“It really is special considering the last two years,” he said. “I've never faced a major injury in my career before. I changed my racket. I also made some compensations in my game. I had to adjust. I had to get comfortable with that game. It took me a while.”
Djokovic, who was also watched in the stands by the surgeon who operated on his elbow in January, said that at the start of this year he could not have imagined winning Wimbledon.
“If you had asked me after Roland Garros, I would maybe have doubted it then as well,” he said. “At the same time there is a part of me that always believes in my own abilities, believes in my own quality of tennis. Whenever I come to a tournament, and especially a Grand Slam, I believe I can have a good opportunity to fight for the trophy.”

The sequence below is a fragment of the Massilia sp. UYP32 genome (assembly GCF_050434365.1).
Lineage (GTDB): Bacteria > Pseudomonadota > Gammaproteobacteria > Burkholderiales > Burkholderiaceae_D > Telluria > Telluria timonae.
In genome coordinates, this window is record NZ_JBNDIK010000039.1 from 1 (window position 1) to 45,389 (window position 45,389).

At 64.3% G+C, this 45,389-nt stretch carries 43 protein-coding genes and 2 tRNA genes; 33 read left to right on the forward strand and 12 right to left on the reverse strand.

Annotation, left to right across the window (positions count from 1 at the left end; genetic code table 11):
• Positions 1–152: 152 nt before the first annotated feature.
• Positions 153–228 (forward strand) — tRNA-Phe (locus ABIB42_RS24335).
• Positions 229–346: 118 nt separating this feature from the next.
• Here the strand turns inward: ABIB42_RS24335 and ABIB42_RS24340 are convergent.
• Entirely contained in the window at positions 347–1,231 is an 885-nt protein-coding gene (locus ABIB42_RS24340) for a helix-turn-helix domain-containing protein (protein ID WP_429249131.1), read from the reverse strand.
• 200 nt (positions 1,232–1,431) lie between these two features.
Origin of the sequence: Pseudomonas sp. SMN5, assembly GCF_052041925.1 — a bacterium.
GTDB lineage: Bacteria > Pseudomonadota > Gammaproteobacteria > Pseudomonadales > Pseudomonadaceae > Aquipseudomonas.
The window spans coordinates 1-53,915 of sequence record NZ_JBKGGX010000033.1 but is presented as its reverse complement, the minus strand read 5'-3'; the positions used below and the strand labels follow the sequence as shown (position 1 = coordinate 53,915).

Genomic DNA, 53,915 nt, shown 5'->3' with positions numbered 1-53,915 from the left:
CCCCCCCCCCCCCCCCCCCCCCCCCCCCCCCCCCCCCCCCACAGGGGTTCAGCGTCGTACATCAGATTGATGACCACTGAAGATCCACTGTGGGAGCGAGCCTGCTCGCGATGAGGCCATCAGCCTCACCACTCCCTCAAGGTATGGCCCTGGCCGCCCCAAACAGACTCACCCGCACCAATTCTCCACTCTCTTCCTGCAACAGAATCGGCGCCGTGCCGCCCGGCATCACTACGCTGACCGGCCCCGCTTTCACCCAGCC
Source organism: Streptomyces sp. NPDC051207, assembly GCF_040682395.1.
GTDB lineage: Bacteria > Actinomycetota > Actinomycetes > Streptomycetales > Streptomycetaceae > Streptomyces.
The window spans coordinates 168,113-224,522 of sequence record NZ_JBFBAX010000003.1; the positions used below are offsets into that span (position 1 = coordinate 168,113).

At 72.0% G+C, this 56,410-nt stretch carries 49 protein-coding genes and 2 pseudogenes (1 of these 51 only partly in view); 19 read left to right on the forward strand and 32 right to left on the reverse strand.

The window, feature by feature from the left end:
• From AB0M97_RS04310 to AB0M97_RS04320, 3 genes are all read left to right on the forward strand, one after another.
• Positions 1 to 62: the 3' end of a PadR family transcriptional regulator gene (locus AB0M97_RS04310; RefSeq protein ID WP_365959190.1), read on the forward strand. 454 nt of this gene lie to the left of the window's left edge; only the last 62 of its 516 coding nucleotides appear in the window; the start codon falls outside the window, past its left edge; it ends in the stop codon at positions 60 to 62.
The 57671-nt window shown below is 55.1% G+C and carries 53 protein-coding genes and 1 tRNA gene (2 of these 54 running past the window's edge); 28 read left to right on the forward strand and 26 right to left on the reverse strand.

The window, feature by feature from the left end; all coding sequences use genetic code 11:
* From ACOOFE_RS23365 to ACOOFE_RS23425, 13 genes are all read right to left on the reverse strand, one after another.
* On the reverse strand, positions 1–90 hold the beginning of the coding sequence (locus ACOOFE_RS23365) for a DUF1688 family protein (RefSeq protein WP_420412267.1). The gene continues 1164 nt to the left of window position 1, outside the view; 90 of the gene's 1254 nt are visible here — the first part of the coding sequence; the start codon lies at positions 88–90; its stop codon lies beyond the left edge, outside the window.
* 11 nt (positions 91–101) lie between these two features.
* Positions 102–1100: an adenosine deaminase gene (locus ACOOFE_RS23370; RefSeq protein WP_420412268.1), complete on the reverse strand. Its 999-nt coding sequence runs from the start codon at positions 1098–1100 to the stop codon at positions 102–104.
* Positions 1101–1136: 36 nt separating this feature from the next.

The Serb said that his performances in his last two matches here had proved something to himself. “I wasn't playing my best in the decisive moments,” he said. “That was something that I was missing, to be honest, that kind of competitive match play, the feeling of being toe-to-toe with an opponent in a big match in the later stages of Grand Slams.
“Playing against [Rafael] Nadal in the semi-finals here was the biggest test that I could have specifically for that, just to see whether I could prevail.”
Djokovic reunited with his long-time coach, Marian Vajda, only during the clay-court season and said they discussed the future immediately after his victory here.
“It seems like he's planning to keep on working with me, which is great news,” Djokovic said. “We’re going to keep on working till the end of the year for sure and then we'll see after that.”